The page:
Growing up in Baltimore in a family full of Orioles fans, I was exposed to the team on a consistent basis even before I became a fan. Those early years are a bit of a blur when it comes to the O's. A game I attended here, or a name I heard there, filter through sometimes. But I remember hearing about Jim Palmer's comeback attempt.
Palmer was simply the best pitcher the Orioles ever had, possibly the best they ever will. Three Cy Young Awards. Four Gold Gloves. Six All-Star Games. Eight 20-win seasons in a span of nine years, and 268 wins overall. (All the more impressive when you consider that he missed large chunks of five different seasons with injuries.) A career ERA of 2.86. On top of it all, he was the only Oriole to participate in all three of the team's World Championships, winning one game in each World Series (1966, 1970, 1983).
But Jim Palmer didn't quite go out on top. After starting the 1984 season 0-3 and allowing more than a run per inning, the great pitcher was released on May 17 by the O's, 22 years after they'd signed him as an amateur. He was 38 at the time.
Palmer remained in the public eye, broadcasting television games for ABC and continuing to appear in the famous Jockey underwear ads. He was a shoo-in inductee to the Baseball Hall of Fame in his first year of eligibility in 1990. But the competitive fire still burned within him, and he announced his intention to rejoin the Oriole pitching staff in 1991, at the age of 45. The sports world was all abuzz when Jim reported to Spring Training wearing the #22 that the O's had retired six years earlier. It was unprecedented for a Hall of Famer to return to action. He made it as far as his first exhibition game, giving up five hits and two runs to the Red Sox in two innings of work and tearing his hamstring. This time, Palmer saw the writing on the wall and hung up his spikes for good.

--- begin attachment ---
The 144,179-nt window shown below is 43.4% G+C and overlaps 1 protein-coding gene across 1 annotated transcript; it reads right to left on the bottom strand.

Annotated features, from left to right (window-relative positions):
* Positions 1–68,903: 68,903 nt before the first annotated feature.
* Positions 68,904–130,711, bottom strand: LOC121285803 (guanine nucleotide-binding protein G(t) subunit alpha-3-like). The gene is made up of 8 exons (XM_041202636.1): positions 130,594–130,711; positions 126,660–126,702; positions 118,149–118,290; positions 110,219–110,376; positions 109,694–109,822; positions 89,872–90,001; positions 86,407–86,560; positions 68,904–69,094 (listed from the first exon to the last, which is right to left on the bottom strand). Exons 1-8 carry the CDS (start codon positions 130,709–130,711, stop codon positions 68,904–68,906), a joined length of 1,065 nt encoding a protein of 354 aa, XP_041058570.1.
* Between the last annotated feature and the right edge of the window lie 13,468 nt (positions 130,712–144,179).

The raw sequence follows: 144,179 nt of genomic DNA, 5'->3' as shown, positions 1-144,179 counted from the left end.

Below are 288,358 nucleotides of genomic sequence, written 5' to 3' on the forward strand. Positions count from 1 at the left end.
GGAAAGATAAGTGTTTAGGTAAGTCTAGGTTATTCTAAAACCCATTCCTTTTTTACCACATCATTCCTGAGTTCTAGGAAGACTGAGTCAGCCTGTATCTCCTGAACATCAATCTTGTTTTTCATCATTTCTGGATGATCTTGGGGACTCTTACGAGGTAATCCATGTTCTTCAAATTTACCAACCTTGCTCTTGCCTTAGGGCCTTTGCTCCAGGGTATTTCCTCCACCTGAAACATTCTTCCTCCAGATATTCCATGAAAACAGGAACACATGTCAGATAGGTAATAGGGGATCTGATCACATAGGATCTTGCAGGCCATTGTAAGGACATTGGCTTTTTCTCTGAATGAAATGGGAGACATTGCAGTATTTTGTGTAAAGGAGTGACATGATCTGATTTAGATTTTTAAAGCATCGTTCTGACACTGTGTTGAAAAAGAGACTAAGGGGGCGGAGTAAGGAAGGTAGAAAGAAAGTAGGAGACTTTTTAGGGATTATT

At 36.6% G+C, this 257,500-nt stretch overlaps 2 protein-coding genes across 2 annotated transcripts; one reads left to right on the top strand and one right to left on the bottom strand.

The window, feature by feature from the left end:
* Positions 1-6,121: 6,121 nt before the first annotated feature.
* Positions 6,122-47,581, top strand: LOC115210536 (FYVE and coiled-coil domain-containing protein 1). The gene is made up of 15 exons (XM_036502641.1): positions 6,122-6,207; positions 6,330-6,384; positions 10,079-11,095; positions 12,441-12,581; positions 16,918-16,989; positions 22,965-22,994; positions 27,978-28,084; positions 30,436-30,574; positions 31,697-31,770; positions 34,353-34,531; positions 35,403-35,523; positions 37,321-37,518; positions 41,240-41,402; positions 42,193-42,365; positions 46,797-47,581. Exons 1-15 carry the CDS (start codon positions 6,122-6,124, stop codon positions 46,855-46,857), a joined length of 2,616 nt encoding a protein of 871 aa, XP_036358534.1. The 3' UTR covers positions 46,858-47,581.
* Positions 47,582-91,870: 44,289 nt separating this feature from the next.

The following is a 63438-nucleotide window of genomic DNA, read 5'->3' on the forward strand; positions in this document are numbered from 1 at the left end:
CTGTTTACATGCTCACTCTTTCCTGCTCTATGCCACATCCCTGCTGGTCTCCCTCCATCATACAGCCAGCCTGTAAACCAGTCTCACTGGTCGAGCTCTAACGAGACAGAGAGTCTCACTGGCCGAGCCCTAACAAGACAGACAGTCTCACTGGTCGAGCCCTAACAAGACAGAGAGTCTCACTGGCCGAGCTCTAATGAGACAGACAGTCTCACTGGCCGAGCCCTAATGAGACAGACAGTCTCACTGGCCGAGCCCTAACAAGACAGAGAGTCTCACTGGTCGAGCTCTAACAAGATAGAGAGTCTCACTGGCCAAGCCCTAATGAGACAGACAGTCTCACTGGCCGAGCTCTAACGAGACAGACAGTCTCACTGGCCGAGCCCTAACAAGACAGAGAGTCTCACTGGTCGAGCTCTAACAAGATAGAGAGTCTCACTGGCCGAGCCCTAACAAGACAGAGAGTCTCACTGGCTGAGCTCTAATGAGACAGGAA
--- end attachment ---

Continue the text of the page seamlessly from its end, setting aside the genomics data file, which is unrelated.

Comeback attempts are always exciting, though. Even though the end result is usually a disappointment, we root for these men who were once at the top of their game and have become underdogs again through the passage of time and the cylical nature of things. We are forever hoping against hope that the extraordinary can happen - that a man past his physical prime can dominate a young man's game. Jim Palmer's amazing career doesn't leave a whole lot of room for What Could Have Been (save for this game), but you can't help but dream about the headlines if he could have won so much as one last game in Memorial Stadium, a last hurrah for both pitcher and stadium.
Heck, if Jim's up for a challenge, this year's team has a #5 slot in the rotation to fill.